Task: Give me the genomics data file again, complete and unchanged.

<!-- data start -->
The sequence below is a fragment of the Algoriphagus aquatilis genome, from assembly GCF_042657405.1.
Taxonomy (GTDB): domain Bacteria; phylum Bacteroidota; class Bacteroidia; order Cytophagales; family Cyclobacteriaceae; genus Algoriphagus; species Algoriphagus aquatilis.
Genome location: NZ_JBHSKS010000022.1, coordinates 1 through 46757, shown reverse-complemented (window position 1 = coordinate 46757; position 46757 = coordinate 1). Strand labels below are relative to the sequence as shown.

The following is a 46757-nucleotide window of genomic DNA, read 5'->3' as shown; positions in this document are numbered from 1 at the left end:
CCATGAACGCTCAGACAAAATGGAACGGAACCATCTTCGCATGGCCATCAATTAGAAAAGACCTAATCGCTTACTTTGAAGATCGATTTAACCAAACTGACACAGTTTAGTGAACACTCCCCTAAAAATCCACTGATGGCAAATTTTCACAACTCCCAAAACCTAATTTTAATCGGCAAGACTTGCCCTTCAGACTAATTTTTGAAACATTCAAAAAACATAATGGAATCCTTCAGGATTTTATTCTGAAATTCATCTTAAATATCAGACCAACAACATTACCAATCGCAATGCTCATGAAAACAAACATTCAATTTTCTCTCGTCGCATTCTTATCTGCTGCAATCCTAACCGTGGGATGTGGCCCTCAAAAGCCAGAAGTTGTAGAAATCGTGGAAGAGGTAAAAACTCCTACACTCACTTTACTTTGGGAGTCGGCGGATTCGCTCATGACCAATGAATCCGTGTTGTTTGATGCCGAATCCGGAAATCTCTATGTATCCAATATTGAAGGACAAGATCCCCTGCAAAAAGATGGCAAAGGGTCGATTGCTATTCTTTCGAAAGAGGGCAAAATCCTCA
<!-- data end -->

The sequence below is a fragment of the Algoriphagus aquatilis genome, from assembly GCF_042657405.1.
Taxonomy (GTDB): domain Bacteria; phylum Bacteroidota; class Bacteroidia; order Cytophagales; family Cyclobacteriaceae; genus Algoriphagus; species Algoriphagus aquatilis.
Genome location: NZ_JBHSKS010000022.1, coordinates 1 through 46757, shown reverse-complemented (window position 1 = coordinate 46757; position 46757 = coordinate 1). Strand labels below are relative to the sequence as shown.

The following is a 46757-nucleotide window of genomic DNA, read 5'->3' as shown; positions in this document are numbered from 1 at the left end:
CCATGAACGCTCAGACAAAATGGAACGGAACCATCTTCGCATGGCCATCAATTAGAAAAGACCTAATCGCTTACTTTGAAGATCGATTTAACCAAACTGACACAGTTTAGTGAACACTCCCCTAAAAATCCACTGATGGCAAATTTTCACAACTCCCAAAACCTAATTTTAATCGGCAAGACTTGCCCTTCAGACTAATTTTTGAAACATTCAAAAAACATAATGGAATCCTTCAGGATTTTATTCTGAAATTCATCTTAAATATCAGACCAACAACATTACCAATCGCAATGCTCATGAAAACAAACATTCAATTTTCTCTCGTCGCATTCTTATCTGCTGCAATCCTAACCGTGGGATGTGGCCCTCAAAAGCCAGAAGTTGTAGAAATCGTGGAAGAGGTAAAAACTCCTACACTCACTTTACTTTGGGAGTCGGCGGATTCGCTCATGACCAATGAATCCGTGTTGTTTGATGCCGAATCCGGAAATCTCTATGTATCCAATATTGAAGGACAAGATCCCCTGCAAAAAGATGGCAAAGGGTCGATTGCTATTCTTTCGAAAGAGGGCAAAATCCTCA